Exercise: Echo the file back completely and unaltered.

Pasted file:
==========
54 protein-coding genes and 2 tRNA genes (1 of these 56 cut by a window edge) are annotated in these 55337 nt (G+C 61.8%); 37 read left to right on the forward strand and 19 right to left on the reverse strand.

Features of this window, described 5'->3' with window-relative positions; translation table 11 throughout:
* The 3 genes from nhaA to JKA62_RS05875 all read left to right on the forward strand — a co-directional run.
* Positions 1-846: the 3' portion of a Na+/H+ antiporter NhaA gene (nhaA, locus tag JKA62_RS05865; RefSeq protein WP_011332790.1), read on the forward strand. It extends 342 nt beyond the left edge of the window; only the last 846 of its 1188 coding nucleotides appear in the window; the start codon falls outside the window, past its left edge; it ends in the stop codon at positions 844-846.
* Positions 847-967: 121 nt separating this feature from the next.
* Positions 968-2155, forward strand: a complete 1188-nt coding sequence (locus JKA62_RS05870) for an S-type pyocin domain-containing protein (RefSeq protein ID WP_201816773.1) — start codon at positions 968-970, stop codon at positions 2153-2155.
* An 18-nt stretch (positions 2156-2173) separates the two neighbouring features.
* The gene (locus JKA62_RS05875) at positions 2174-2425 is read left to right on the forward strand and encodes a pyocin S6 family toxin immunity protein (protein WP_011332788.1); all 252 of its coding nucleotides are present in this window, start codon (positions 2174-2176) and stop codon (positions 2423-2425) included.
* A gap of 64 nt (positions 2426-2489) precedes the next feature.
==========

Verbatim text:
54 protein-coding genes and 2 tRNA genes (1 of these 56 cut by a window edge) are annotated in these 55337 nt (G+C 61.8%); 37 read left to right on the forward strand and 19 right to left on the reverse strand.

Features of this window, described 5'->3' with window-relative positions; translation table 11 throughout:
* The 3 genes from nhaA to JKA62_RS05875 all read left to right on the forward strand — a co-directional run.
* Positions 1-846: the 3' portion of a Na+/H+ antiporter NhaA gene (nhaA, locus tag JKA62_RS05865; RefSeq protein WP_011332790.1), read on the forward strand. It extends 342 nt beyond the left edge of the window; only the last 846 of its 1188 coding nucleotides appear in the window; the start codon falls outside the window, past its left edge; it ends in the stop codon at positions 844-846.
* Positions 847-967: 121 nt separating this feature from the next.
* Positions 968-2155, forward strand: a complete 1188-nt coding sequence (locus JKA62_RS05870) for an S-type pyocin domain-containing protein (RefSeq protein ID WP_201816773.1) — start codon at positions 968-970, stop codon at positions 2153-2155.
* An 18-nt stretch (positions 2156-2173) separates the two neighbouring features.
* The gene (locus JKA62_RS05875) at positions 2174-2425 is read left to right on the forward strand and encodes a pyocin S6 family toxin immunity protein (protein WP_011332788.1); all 252 of its coding nucleotides are present in this window, start codon (positions 2174-2176) and stop codon (positions 2423-2425) included.
* A gap of 64 nt (positions 2426-2489) precedes the next feature.